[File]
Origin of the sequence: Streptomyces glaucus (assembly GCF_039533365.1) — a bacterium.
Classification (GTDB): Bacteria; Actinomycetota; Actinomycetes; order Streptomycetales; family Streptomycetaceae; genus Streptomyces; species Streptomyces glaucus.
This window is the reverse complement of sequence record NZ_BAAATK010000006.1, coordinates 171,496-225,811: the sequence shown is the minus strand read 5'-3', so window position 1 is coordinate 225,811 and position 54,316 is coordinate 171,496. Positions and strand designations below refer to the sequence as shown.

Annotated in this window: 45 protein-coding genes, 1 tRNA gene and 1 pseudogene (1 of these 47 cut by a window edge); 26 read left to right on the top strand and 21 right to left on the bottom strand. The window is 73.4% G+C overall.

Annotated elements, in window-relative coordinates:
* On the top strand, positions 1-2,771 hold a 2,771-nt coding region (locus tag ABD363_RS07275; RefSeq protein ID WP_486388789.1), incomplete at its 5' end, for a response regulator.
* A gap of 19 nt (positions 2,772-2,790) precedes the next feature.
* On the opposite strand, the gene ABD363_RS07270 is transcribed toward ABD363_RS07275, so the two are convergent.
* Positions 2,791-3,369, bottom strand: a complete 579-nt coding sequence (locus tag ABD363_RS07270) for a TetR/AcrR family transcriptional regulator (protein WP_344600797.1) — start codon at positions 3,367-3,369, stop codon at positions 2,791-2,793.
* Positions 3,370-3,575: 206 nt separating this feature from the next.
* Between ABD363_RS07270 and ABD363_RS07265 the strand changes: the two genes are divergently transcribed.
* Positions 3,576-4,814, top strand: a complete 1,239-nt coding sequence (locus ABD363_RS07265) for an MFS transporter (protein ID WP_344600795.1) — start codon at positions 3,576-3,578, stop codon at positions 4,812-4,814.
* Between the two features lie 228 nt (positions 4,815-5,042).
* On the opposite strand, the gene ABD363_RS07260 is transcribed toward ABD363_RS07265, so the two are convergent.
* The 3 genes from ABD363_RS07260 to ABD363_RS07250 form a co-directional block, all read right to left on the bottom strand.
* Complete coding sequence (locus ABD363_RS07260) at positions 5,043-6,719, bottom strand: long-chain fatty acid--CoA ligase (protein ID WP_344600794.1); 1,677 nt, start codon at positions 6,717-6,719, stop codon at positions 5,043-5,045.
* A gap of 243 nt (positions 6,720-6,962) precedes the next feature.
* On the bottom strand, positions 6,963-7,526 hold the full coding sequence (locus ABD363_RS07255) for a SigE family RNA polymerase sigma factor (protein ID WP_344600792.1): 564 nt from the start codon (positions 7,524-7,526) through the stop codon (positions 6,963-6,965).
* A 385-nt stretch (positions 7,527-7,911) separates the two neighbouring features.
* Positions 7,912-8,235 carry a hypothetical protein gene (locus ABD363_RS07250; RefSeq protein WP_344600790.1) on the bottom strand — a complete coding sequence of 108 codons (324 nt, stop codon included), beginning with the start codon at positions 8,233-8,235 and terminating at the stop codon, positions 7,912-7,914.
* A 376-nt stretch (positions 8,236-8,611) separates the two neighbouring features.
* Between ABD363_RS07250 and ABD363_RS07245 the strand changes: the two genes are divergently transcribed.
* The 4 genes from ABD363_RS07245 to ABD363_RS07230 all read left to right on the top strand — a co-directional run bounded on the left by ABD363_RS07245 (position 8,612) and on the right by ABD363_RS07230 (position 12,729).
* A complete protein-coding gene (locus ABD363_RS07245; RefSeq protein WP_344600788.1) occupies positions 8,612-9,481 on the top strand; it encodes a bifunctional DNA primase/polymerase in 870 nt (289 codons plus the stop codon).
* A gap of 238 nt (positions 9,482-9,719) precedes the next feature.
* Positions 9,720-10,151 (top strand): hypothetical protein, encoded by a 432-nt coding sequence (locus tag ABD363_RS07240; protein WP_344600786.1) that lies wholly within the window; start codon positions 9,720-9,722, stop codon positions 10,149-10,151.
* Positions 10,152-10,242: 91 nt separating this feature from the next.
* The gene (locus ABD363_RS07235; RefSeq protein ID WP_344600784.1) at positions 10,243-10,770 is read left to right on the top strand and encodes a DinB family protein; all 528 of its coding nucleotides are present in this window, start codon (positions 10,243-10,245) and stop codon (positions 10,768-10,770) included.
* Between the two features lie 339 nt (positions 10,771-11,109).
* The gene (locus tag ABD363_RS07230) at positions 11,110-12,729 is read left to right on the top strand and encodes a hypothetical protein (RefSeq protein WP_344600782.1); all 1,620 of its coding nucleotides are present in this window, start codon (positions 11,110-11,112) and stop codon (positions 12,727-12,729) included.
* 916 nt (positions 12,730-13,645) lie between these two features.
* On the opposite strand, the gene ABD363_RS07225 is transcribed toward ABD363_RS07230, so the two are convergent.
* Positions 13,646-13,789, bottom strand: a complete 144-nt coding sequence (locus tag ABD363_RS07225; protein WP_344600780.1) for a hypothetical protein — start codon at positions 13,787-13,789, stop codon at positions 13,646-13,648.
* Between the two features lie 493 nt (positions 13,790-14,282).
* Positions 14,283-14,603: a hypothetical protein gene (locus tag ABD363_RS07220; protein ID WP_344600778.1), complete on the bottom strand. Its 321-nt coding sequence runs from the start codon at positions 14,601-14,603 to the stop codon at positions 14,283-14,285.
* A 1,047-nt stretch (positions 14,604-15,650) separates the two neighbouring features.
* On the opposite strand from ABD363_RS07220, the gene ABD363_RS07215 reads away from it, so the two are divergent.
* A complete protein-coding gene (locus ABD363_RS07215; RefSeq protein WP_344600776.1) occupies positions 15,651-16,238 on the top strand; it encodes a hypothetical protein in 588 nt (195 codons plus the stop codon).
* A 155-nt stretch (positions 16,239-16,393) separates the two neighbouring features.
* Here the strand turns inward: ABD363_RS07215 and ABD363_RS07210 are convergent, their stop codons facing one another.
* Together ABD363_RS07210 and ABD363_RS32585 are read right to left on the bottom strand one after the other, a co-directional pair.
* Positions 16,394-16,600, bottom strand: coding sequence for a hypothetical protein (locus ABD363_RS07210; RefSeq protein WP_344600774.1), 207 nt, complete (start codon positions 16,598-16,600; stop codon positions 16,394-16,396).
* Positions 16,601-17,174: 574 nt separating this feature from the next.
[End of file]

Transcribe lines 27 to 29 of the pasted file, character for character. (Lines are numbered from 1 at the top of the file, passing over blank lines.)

* Positions 10,152-10,242: 91 nt separating this feature from the next.
* The gene (locus ABD363_RS07235; RefSeq protein ID WP_344600784.1) at positions 10,243-10,770 is read left to right on the top strand and encodes a DinB family protein; all 528 of its coding nucleotides are present in this window, start codon (positions 10,243-10,245) and stop codon (positions 10,768-10,770) included.
* Between the two features lie 339 nt (positions 10,771-11,109).